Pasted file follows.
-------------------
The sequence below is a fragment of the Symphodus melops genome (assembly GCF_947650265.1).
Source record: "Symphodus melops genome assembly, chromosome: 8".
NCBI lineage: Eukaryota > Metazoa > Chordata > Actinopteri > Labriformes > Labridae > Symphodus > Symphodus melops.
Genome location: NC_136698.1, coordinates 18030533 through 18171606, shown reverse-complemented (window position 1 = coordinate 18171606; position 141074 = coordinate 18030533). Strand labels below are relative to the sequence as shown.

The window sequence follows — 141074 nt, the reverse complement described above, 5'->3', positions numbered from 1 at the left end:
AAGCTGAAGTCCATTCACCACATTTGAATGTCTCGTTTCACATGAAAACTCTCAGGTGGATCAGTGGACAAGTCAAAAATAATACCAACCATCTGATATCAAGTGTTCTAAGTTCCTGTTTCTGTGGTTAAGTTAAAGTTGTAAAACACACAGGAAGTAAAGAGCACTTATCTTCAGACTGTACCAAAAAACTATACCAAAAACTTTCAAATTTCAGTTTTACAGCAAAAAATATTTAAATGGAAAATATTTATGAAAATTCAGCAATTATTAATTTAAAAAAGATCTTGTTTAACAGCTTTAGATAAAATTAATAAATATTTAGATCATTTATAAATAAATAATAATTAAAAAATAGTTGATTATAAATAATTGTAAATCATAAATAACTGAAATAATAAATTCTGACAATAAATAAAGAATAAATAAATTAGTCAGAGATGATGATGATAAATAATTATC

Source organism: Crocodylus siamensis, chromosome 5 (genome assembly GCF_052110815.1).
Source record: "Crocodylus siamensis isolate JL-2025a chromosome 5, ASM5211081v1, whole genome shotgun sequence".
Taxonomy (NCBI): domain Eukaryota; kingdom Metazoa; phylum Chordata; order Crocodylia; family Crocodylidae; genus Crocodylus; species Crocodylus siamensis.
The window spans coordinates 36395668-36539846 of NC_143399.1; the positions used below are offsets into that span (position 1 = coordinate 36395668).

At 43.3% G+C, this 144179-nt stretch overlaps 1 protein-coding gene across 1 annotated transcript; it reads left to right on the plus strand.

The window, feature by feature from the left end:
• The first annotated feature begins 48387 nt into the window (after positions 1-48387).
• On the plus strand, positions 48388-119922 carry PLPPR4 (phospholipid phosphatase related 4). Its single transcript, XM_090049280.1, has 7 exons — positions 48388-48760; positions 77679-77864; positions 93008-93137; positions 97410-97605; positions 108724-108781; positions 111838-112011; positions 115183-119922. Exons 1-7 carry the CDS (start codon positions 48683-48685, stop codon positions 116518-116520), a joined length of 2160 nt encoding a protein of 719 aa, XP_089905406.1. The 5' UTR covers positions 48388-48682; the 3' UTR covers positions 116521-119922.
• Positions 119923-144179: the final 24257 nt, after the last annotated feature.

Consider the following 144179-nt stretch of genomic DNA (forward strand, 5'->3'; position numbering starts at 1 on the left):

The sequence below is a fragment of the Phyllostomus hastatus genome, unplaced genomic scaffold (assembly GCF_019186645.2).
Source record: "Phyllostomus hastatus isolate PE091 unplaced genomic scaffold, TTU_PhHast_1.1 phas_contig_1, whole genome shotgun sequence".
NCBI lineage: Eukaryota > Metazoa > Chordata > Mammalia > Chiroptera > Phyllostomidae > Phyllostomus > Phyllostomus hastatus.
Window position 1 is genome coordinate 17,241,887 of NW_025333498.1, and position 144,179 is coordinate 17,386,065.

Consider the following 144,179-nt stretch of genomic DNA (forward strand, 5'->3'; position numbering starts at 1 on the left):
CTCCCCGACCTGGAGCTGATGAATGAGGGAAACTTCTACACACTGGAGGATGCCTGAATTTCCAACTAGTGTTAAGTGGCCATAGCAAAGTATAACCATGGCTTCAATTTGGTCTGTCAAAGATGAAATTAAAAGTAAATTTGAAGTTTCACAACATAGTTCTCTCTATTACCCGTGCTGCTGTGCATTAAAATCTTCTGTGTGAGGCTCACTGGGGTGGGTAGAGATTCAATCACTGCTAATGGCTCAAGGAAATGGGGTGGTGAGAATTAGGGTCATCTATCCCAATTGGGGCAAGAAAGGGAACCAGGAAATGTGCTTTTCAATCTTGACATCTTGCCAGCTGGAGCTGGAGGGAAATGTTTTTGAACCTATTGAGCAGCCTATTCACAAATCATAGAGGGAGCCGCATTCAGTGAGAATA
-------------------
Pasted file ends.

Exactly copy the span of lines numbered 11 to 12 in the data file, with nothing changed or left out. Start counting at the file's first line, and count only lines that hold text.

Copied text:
At 43.3% G+C, this 144179-nt stretch overlaps 1 protein-coding gene across 1 annotated transcript; it reads left to right on the plus strand.

The window, feature by feature from the left end: